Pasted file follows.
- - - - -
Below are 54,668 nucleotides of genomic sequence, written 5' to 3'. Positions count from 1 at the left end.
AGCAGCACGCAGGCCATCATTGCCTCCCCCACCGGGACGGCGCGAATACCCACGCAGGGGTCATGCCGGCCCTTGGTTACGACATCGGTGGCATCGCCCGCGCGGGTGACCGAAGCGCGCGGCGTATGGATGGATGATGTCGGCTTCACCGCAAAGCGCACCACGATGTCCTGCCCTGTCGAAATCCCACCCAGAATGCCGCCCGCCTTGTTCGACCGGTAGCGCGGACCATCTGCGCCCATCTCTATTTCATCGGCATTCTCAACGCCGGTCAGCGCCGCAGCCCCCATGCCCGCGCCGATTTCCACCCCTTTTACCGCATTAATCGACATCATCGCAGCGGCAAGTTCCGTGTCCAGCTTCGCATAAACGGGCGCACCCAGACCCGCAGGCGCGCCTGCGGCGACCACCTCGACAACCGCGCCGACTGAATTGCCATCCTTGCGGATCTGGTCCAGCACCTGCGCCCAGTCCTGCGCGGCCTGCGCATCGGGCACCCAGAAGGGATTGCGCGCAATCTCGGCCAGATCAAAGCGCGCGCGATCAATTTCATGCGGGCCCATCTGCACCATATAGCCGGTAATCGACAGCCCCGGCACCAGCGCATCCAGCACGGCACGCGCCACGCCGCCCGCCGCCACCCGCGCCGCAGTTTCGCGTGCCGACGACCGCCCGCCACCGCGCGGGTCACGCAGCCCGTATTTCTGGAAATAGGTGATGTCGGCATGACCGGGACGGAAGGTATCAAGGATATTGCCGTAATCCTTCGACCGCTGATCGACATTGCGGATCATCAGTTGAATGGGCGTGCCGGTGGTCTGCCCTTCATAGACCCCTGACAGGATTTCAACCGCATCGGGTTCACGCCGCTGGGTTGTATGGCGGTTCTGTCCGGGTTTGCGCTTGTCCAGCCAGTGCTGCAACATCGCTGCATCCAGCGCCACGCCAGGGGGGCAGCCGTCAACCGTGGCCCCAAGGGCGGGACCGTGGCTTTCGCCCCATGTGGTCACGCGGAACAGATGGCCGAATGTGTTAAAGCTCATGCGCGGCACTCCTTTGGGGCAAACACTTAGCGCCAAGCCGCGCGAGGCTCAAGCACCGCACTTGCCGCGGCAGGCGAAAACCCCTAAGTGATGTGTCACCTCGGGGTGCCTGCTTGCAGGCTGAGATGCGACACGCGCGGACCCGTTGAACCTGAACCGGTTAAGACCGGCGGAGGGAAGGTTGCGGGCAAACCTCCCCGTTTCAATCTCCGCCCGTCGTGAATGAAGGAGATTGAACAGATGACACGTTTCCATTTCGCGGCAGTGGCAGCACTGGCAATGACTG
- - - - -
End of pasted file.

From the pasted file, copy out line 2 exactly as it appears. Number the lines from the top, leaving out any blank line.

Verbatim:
AGCAGCACGCAGGCCATCATTGCCTCCCCCACCGGGACGGCGCGAATACCCACGCAGGGGTCATGCCGGCCCTTGGTTACGACATCGGTGGCATCGCCCGCGCGGGTGACCGAAGCGCGCGGCGTATGGATGGATGATGTCGGCTTCACCGCAAAGCGCACCACGATGTCCTGCCCTGTCGAAATCCCACCCAGAATGCCGCCCGCCTTGTTCGACCGGTAGCGCGGACCATCTGCGCCCATCTCTATTTCATCGGCATTCTCAACGCCGGTCAGCGCCGCAGCCCCCATGCCCGCGCCGATTTCCACCCCTTTTACCGCATTAATCGACATCATCGCAGCGGCAAGTTCCGTGTCCAGCTTCGCATAAACGGGCGCACCCAGACCCGCAGGCGCGCCTGCGGCGACCACCTCGACAACCGCGCCGACTGAATTGCCATCCTTGCGGATCTGGTCCAGCACCTGCGCCCAGTCCTGCGCGGCCTGCGCATCGGGCACCCAGAAGGGATTGCGCGCAATCTCGGCCAGATCAAAGCGCGCGCGATCAATTTCATGCGGGCCCATCTGCACCATATAGCCGGTAATCGACAGCCCCGGCACCAGCGCATCCAGCACGGCACGCGCCACGCCGCCCGCCGCCACCCGCGCCGCAGTTTCGCGTGCCGACGACCGCCCGCCACCGCGCGGGTCACGCAGCCCGTATTTCTGGAAATAGGTGATGTCGGCATGACCGGGACGGAAGGTATCAAGGATATTGCCGTAATCCTTCGACCGCTGATCGACATTGCGGATCATCAGTTGAATGGGCGTGCCGGTGGTCTGCCCTTCATAGACCCCTGACAGGATTTCAACCGCATCGGGTTCACGCCGCTGGGTTGTATGGCGGTTCTGTCCGGGTTTGCGCTTGTCCAGCCAGTGCTGCAACATCGCTGCATCCAGCGCCACGCCAGGGGGGCAGCCGTCAACCGTGGCCCCAAGGGCGGGACCGTGGCTTTCGCCCCATGTGGTCACGCGGAACAGATGGCCGAATGTGTTAAAGCTCATGCGCGGCACTCCTTTGGGGCAAACACTTAGCGCCAAGCCGCGCGAGGCTCAAGCACCGCACTTGCCGCGGCAGGCGAAAACCCCTAAGTGATGTGTCACCTCGGGGTGCCTGCTTGCAGGCTGAGATGCGACACGCGCGGACCCGTTGAACCTGAACCGGTTAAGACCGGCGGAGGGAAGGTTGCGGGCAAACCTCCCCGTTTCAATCTCCGCCCGTCGTGAATGAAGGAGATTGAACAGATGACACGTTTCCATTTCGCGGCAGTGGCAGCACTGGCAATGACTG